Where There’s A Will, There’s A Way: The New DIFC Wills & Probate Registry
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Where There’s A Will, There’s A Way: The New DIFC Wills & Probate Registry

Where There’s A Will, There’s A Way: The New DIFC Wills & Probate Registry

DIFC’s new Wills and Probate Registry gives non-muslims certainty in inheritance matters.

Gulf Business

With a dull thud, Marissa slithered slowly down onto the rug of the hospital’s waiting room, the words of the surgeon reverberating like a gong in her head. “We are terribly sorry, but there was nothing more we could do for your husband…”

Nothing more, nothing more, the words echoed, but tragically, for Marissa and her young daughters, more bad news was to come. Unfortunately, as her husband had died intestate, without a will, their villa in the Springs would be subject to Sharia law, even though neither of them are of the Muslim faith. Her husband’s bank accounts and other personal assets will be frozen until all debts have been cleared and relevant matters adjudicated by the local courts, leaving her in a tumultuous state during a difficult time of grief.


Now, with a groundbreaking decision by H.H. Sheikh Maktoum Bin Mohammed Bin Rashid Al Maktoum, president of the DIFC, non-Muslims can have certainty in inheritance matters and succession planning for their businesses and estates.

On August 7 2014, his highness issued Resolution No 4 of 2014, which approved the establishment of the DIFC Wills and Probate Registry (WPR) for non-Muslims, including both residents and non-resident investors with assets in Dubai.

The WPR will be a separate entity from the DIFC Courts, which will be responsible for processing probate claims which establish the validity of the will.

In line with 2015 being the UAE’s Year of Innovation, this initiative will be the first of its kind in the MENA region where testators (those making the will) can register wills in English and according to common-law principles based on legislation from the UK, Malaysia, and Singapore.


After a month-long consultation with the public submitting their comments and suggestions, the DIFC’s Dispute Resolution Authority (DRA) has finalised the WPR Rules, and the registry will be launched on April 30 2015.

The head of the DRA and chief justice, Michael Hwang, explains that “[t]he new regime aims to enhance confidence and certainty, while complementing existing UAE laws on inheritance for non-Muslims.”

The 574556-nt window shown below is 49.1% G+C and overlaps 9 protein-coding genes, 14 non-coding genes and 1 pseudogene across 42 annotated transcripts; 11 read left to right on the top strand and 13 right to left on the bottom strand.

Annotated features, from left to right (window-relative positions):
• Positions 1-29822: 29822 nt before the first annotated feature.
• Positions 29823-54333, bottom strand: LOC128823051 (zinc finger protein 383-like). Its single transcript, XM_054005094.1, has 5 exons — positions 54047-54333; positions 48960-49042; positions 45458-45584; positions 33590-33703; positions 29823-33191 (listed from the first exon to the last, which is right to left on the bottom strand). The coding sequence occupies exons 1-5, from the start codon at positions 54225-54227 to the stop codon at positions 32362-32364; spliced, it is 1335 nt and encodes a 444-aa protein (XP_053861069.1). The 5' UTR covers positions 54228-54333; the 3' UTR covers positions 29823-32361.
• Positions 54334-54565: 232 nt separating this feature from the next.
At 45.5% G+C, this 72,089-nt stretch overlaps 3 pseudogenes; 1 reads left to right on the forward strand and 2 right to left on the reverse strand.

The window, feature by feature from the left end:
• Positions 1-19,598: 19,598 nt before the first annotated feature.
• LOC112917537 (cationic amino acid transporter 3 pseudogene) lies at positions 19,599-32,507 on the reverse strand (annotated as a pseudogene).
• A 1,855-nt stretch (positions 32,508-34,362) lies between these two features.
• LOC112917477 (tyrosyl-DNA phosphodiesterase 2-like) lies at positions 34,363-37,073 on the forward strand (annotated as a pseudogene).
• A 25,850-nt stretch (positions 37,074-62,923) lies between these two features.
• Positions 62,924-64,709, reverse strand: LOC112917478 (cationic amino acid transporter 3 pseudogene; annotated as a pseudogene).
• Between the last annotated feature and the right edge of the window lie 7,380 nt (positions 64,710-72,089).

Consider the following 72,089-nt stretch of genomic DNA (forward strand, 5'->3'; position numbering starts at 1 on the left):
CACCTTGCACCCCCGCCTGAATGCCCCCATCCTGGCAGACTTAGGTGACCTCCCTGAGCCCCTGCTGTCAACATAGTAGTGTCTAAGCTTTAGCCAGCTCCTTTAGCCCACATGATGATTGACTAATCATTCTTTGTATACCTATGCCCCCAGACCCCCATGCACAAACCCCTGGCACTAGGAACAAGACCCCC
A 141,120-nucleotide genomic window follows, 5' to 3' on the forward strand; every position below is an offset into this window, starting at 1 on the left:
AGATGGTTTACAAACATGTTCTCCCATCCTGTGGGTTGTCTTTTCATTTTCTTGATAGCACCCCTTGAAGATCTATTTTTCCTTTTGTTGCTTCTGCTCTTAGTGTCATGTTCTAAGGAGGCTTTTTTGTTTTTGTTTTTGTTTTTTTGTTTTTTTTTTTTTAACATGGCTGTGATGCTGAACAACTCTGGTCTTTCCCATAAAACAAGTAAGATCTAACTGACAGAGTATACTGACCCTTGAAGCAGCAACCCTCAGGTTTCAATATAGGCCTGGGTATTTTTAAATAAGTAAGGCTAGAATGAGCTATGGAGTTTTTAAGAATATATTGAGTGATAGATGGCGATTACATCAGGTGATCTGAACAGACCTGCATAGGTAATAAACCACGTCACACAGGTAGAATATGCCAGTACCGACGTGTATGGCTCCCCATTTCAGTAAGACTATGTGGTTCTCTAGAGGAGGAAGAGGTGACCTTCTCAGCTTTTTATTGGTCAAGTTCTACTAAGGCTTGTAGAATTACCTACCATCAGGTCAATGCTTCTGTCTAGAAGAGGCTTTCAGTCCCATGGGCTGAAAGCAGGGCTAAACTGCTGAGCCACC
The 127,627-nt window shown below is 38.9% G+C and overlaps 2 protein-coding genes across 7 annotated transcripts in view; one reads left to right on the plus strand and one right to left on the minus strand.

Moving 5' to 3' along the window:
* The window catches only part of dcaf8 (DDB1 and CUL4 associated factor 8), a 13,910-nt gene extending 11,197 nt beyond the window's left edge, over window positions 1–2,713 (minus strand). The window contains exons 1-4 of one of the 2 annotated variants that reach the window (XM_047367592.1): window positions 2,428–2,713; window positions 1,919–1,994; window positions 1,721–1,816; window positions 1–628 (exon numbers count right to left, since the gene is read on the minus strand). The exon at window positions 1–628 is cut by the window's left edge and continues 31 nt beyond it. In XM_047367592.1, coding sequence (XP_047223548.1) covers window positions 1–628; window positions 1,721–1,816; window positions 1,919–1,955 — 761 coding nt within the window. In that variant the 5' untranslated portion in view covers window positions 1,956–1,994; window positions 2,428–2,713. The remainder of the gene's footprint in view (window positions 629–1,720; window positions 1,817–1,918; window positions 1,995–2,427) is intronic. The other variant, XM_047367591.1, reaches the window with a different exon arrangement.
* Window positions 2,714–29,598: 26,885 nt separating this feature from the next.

The rules reflect Article 1(2) of the UAE Personal Status Law which enables non-Muslims to opt out of Sharia law and have the laws of their own country apply to the distribution of their estate instead.

WPR Rules describe the processes for will registration in addition to the distribution of assets.

As orders from the DIFC Courts are enforceable in Dubai, government entities such as the Land Department and DED will cooperate and comply with DIFC Court orders and transfer assets to the beneficiaries.


Although there is no set template or form that the will should take, the WPR Rules provide a minimum set of requirements such as:

• a declaration that the testator, who has to be over the age of 21, is not Muslim;
• the real and personal assets being located in Dubai since the WPR does not apply to assets in other emirates;
• cancellation of previous wills related to Dubai assets;
• appointment of the executor and trustee of the estate;
• appointment of guardian of any children; and
• the will being signed in the presence of a witness and a registry officer.

The assets can be described in a general manner without exact listing of each specific asset, preventing the need to constantly update the will in the event of a sale or purchase of assets.

As the WPR does not provide legal advice, it is recommended that testators hire lawyers to ensure a properly drafted will to help prevent challenges to its validity. The WPR will also store the electronic will confidentially and securely for the testator’s lifetime to reduce likelihood of tampering and loss.


The DRA is committed to regularly evaluating these WPR rules against global benchmarks with the goal of constantly improving Dubai’s legal standards.

Chief justice Hwang believes that “the DIFC Wills and Probate Registry will enhance Dubai’s attractiveness as a destination for investment and support greater economic growth and capital inflows.”

That a strong legal system invites capital investment by providing independent judiciary as well as equal, predictable and non-arbitrary application of law was reiterated by Loretta Preska, chief justice of the US District Court Southern District of New York.

Preska spoke at DIFC on March 22 about the important role a legal system plays in commercial affairs after signing a Memorandum of Guidance with chief justice Hwang. This memorandum formalises the mutual enforcement of DIFC Court judgements in New York and vice versa, improving trade flow between our two nations.

It is precisely these types of partnerships and initiatives that will continue to propel Dubai forward as a safe haven for investment and the business destination of choice.

Jeanette Teh is assistant professor in the School of Business Administration at the Canadian University Dubai (CUD) where she teaches business and employment law, business ethics, and management. A non-practicing lawyer from Toronto, she also conducts corporate training sessions, including courses on legal drafting. Any views expressed in this article are solely those of the author’s and not of the university.


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